Back in the late 1970s and early 1980s, it was rare you'd be at a blues dance or a soul sound system and not hear, at one or two points during the night, the shout of "More Gregory!" A hopeful type who wanted another slow dance with a lady he'd just met, or somebody who simply thought the music had been a bit too lively for a bit too long would take it up first. Immediately it would echo around the room. And if the deejay wasn't quite slick enough to get Isaacs' More Gregory album on his turntable right away, his next record would not be heard over the collective cussing and kissing of teeth.
Such was the Cool Ruler's universal sway. Only Dennis Brown came close to Isaacs' appeal across black London's musical tribes, or rivalled his slick-suited package of righteous dread and pure carnality. And Isaacs was certainly slick, combining immaculate three-piece whistles with beaver hats artfully angled across the dreadlocks. It was the embodiment of his duality: the flashy Saturday-night window dressing that drew attention to his special songs and the unique manner in which he delivered them.
Isaacs leaves behind a catalogue of around 500 albums from a 40-year career, at least 300 of them full of original studio material utilising some of Jamaica's finest producers and studios. While such an output isn't necessarily unusual for a reggae star--so much of the island's music business was "work for hire" so the more songs you sang the more you'd get paid--the consistent quality of Gregory's material defied logic.
No matter whom he recorded for, it seemed his trademark tones--halfway between a croon and a groan--would wrap themselves around the silkiest lovers' or the bouncingest steppers with absolute conviction. "Slave Master," "Private Beach Party," "Night Nurse," "Rumours, My Only Lover," "Tune In," "Loving Pauper," "Mr Brown," "Love Is Overdue," "Black A Kill Black," "Permanent Lover," "Lonely Soldier"... these might not have troubled the pop charts, but became late-night classics, far more relevant to the sound systems than, say, Bob Marley or Jimmy Cliff. Yes, the standard did tail off towards the end, but from the mid-1970s to the mid-1990s he rarely put a foot wrong.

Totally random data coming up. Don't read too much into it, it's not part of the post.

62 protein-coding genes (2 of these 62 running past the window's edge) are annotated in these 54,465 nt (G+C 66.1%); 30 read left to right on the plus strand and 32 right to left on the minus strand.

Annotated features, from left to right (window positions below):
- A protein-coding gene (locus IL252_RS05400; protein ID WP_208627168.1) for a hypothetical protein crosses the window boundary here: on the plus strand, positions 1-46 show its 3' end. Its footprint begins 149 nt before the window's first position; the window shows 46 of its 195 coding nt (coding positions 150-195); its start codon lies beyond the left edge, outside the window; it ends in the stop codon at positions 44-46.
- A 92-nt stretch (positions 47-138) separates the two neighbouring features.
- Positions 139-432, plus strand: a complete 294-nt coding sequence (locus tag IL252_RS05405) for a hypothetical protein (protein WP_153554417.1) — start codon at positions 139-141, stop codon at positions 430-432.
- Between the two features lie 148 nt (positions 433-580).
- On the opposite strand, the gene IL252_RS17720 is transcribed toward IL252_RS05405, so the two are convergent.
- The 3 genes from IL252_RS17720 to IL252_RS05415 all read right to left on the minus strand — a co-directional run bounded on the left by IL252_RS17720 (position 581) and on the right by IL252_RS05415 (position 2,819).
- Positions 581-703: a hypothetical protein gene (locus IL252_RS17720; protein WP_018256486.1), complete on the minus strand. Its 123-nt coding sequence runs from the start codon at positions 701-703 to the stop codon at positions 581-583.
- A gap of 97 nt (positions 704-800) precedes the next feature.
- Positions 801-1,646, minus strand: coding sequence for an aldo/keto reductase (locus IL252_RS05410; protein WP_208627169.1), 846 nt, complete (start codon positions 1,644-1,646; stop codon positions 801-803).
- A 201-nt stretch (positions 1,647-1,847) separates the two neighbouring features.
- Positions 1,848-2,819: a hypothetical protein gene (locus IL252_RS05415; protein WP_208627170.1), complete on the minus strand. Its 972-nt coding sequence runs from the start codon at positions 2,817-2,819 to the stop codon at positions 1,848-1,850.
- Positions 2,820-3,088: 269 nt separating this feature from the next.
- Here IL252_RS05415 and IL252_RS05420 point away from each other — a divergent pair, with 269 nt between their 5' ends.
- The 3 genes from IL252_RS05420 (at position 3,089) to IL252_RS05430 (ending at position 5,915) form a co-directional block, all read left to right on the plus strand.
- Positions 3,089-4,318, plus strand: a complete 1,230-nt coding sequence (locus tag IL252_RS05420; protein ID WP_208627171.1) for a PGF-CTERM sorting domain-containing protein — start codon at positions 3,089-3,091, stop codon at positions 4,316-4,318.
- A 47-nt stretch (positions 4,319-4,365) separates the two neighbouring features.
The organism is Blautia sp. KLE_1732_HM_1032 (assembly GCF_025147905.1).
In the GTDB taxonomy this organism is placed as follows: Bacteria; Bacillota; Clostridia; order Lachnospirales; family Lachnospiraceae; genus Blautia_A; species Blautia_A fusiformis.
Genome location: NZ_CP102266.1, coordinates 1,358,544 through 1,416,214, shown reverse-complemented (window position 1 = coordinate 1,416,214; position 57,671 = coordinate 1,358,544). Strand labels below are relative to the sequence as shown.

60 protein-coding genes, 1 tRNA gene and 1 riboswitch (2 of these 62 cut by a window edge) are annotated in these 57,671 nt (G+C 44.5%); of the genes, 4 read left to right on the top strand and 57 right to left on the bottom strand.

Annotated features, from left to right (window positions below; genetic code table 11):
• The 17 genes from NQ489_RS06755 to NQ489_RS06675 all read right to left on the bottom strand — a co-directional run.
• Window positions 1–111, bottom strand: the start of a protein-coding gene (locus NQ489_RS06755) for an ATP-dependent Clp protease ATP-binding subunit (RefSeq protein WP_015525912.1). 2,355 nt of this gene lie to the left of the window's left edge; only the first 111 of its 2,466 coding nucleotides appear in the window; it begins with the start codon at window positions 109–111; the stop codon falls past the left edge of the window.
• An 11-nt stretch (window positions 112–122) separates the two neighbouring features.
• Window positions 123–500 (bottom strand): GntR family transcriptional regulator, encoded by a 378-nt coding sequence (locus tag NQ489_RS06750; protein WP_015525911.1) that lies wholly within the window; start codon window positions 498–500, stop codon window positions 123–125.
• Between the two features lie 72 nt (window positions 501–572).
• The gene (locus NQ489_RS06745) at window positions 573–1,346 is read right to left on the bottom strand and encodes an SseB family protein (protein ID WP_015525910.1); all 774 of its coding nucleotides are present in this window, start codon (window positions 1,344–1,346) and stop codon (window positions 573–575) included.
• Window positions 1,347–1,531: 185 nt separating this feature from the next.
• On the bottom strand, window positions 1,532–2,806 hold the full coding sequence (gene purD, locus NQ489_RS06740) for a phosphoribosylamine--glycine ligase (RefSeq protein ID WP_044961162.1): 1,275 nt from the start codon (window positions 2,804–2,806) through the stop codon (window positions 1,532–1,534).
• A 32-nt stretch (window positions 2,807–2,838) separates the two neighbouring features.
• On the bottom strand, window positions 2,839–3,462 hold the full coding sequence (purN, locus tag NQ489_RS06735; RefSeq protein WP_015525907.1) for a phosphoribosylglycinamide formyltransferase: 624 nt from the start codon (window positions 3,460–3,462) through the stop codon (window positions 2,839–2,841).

Rather than the jail sentences (for drugs and guns offences, from 1982 onwards) and the unpleasant outbursts that studded his diminution to a crack-addled shadow of his former self, the tunes are what he should be remembered for. There's an old reggae compilation CD, Reggae Refreshers Vol 2, that features Isaacs singing his own song, Border, live on stage. In five minutes it tells you everything you need to know about what he did and how much his audience loved him.
It's a swaggering roots rocker, rhapsodising the return to Africa and subsequent Rasta salvation, but put across so louchely it could almost be about the pleasures of the flesh. Then for a long passage he simply stops singing and the whole crowd takes it up word for word. Then by way of thank you and farewell, as the band brings it to a close, he says, "Yuh like it?" And he's gone.
Gregory Isaacs died in London, October 24, after a long battle with lung cancer.
Lloyd Bradley is the author of reggae meisterwerk Bass Culture: When Reggae Was King.